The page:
If you are entirely planning to use the scan data for its as-is shape (no approximations) -- for example to develop a holding fixture for a series of identical turbine blades -- then high-accuracy "NURBS" surfacing are common and essentially stick, like saran wrap, to the scan data. There's generally no approximataion in this type of application, and typically the surfacing goal is to be as close as possible to the scan data with the surface patches.
In regards to the "saran wrapping" of a point cloud. Is there any easy automatic ways of doing this with any software. We typically want to build our solidworks parts to fit tightly to a surface. Many times we build our parts and the last feature is a "cut with surface" that uses the scanned surface we paid for. We would like to bring the scanned surface generation in house though.
Surfacing / NURBS surfacing / Autosurfacing / Shrink-Wrap surfacing are similar terms you'll see in 3D scan-based models that stick to the point cloud.
In reality, there are intermediate steps in the shrink-wrap surfacing process, including the question of whether or not shrink-wrap surfacing is the right choice for the application of the geometry. I explained the difference between as-is modeling vs design intent modeling. Below is an example of design-intent modeling to illustrate the difference and determine if shrink-wrap surfacing is really the way to go:
You can see that the scan data is not actually a point cloud, it is a mesh. Just about all 3D scan based reverse engineering processes involve first converting the point cloud into a polygonal mesh. Higher-polygon count models and more complex geometry is where you're going to start needing dedicated 3d scanning software.
Another good example of different model types is from 3D Scanning Labs, who have a few examples posted in this page including feature-based, hybrid, shrink-wrap and polygon models.
Reverse Engineering Variations
Many of the shrink-wrap workflows are fast but require a bit of training and of course the right software to handle the point clouds. Starting with a high-quality scan is important for shrink-wrapped modeling. For example, if you are in the business of custom hearing aids, you'd want a scanner that could at least capture all important details so that you could shrink-wrap point cloud. With lesser-quality point clouds, you'll be sanding and smoothing away the data and filling in holes, which are essentially approximations. If you get a good scan, then the scan represents the part well, and you create a tight surface, and then machine/fabricate directly from that surface. If you can fabricate directly from the NURBS surface, then shrink-wrapped surfacing is a good fit.
The design intent path is more interesting. If you want to develop design-intent models, you had better be experienced in SolidWorks in order to extract the desired design-intent from the scan data. This workflow requires training as well, and the right software. In design-intent modeling the reverse engineering softwares like Rapidform and Geomagic begin to differentiate themselves. Data quality is typically not as important in this case as there are tools (moreso in Rapidform) that allow modeling with rough or incomplete scan data to make high quality models. As mentioned in the post above, for design intent models, you'll want to verify the accuracy of the models, and a 2nd typical requirement is a well behaved SolidWorks model (parametric SLDPRT). Jumping between SolidWorks and a scanning software to update parameters to ensure accuracy has it's downsides in terms of intuitivness, complexity and speed. Rapidform software currently models parametrically and verifies accuracy of the modeled geometry and then transfers the parametric tree into SolidWorks -- meeting typical industrial/mechanical reverse engineering requirements in terms of deliverables.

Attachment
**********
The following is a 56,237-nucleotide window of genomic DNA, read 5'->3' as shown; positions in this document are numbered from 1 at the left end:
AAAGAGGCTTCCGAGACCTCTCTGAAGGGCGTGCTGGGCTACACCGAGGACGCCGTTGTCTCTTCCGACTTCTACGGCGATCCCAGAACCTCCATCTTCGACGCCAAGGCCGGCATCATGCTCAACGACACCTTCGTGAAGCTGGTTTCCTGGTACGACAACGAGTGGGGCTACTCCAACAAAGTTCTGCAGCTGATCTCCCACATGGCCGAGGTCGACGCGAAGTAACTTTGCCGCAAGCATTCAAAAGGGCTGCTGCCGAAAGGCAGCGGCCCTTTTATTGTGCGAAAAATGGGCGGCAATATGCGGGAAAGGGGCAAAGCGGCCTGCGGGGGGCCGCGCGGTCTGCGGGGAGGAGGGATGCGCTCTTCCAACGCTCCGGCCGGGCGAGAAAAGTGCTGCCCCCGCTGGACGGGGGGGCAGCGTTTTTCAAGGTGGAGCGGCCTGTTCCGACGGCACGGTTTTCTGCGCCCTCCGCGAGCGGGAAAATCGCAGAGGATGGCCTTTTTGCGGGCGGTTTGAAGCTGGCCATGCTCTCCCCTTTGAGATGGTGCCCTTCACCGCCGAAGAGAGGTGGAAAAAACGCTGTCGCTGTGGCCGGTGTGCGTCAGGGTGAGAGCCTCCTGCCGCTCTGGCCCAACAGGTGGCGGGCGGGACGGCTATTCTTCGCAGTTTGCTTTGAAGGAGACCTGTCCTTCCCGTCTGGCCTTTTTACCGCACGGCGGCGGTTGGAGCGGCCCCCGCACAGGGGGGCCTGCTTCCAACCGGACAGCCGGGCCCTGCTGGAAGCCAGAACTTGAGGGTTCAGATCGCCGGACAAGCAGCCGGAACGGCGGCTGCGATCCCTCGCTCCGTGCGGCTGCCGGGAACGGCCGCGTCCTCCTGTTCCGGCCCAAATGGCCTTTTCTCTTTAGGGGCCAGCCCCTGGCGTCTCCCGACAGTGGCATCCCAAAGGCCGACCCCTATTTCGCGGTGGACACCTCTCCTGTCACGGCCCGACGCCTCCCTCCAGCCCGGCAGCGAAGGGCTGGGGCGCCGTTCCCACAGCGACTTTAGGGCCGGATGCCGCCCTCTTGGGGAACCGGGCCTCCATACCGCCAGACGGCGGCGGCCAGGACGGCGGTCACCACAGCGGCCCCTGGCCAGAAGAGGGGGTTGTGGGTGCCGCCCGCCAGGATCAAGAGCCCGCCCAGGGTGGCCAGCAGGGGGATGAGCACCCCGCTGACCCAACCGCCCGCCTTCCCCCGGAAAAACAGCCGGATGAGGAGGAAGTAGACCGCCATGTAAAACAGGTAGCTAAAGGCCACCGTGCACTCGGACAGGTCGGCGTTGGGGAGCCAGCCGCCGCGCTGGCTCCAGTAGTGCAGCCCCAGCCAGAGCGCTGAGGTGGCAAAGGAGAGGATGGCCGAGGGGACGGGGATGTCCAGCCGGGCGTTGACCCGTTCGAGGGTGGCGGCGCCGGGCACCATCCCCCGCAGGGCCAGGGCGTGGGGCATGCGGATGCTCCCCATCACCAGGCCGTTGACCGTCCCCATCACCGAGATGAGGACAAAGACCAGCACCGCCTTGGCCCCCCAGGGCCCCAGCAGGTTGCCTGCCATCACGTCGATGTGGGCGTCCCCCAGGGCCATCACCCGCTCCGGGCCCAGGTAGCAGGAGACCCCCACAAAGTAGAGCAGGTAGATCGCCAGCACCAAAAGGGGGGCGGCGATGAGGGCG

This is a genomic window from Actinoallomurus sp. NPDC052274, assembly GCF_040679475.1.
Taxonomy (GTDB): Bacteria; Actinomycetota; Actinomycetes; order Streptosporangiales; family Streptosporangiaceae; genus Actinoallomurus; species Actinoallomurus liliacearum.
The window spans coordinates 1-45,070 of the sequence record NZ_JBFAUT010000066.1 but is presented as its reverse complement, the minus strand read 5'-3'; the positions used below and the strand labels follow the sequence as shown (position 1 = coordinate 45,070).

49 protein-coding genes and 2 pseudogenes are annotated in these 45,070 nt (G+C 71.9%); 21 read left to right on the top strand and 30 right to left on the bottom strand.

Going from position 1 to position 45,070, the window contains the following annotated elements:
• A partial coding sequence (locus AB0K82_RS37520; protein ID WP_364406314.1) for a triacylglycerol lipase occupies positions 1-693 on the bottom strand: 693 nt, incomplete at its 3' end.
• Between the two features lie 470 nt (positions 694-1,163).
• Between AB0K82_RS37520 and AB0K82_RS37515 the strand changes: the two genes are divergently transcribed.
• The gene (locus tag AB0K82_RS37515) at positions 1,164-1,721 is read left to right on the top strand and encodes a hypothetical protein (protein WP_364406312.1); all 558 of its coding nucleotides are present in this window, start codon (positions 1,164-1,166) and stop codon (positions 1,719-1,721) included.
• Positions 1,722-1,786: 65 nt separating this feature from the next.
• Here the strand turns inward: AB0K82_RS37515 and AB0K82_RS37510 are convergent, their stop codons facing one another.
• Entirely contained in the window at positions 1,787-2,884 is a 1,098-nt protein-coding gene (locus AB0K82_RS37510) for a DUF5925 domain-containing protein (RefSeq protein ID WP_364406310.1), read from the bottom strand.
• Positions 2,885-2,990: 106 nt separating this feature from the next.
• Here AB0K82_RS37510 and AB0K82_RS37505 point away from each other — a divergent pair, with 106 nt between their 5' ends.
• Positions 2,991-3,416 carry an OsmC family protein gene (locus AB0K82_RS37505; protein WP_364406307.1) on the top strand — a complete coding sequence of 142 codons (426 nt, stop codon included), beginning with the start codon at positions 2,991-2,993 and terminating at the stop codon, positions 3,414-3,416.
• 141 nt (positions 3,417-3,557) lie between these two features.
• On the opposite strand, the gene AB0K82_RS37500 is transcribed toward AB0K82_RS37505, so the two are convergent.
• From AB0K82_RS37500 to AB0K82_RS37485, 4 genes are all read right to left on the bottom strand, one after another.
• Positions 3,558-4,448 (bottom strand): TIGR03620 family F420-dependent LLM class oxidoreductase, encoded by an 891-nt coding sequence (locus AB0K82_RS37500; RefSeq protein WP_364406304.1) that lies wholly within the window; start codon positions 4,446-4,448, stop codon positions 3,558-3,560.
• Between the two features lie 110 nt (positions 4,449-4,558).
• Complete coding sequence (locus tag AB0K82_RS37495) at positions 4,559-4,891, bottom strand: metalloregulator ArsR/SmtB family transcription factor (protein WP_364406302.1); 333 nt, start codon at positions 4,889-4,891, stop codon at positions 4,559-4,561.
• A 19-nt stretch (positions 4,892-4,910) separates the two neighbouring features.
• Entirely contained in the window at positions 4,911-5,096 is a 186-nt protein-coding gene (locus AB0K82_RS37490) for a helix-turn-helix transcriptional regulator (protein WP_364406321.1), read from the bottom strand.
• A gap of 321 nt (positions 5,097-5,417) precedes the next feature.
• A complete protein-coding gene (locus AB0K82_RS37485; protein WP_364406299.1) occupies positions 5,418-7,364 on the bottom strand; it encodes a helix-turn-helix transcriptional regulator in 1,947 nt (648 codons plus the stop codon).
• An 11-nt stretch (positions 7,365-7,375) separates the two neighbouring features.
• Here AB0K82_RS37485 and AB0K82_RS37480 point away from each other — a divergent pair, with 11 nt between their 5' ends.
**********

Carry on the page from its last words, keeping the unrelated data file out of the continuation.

Scan-to-Shrink Wrap-to-Design Intent (not recommended for complex forms)
Another approach for obtaining a design-intent model is to first use NURBS surfacing, then import the surface geometry into SolidWorks. This is a pretty tough and non-intuitive workflow based on my experience, and by the end of the process you're going to have done a lot of estimating and eyeballing in generating the model from a NURBS import. To appreciate the challenge of working with NURBS, just imagine how you'd align an imported NURBS body of even a simple shape (like an iphone) into to a coordinate system. Scan-to-Nurbs-to-Features is a tough workflow and it's better to jump directly from Scan to Features because of speed and final model accuracy.
Convert stl after ZBrush to SW (Use rapidform)
Message was edited by: Shon Owl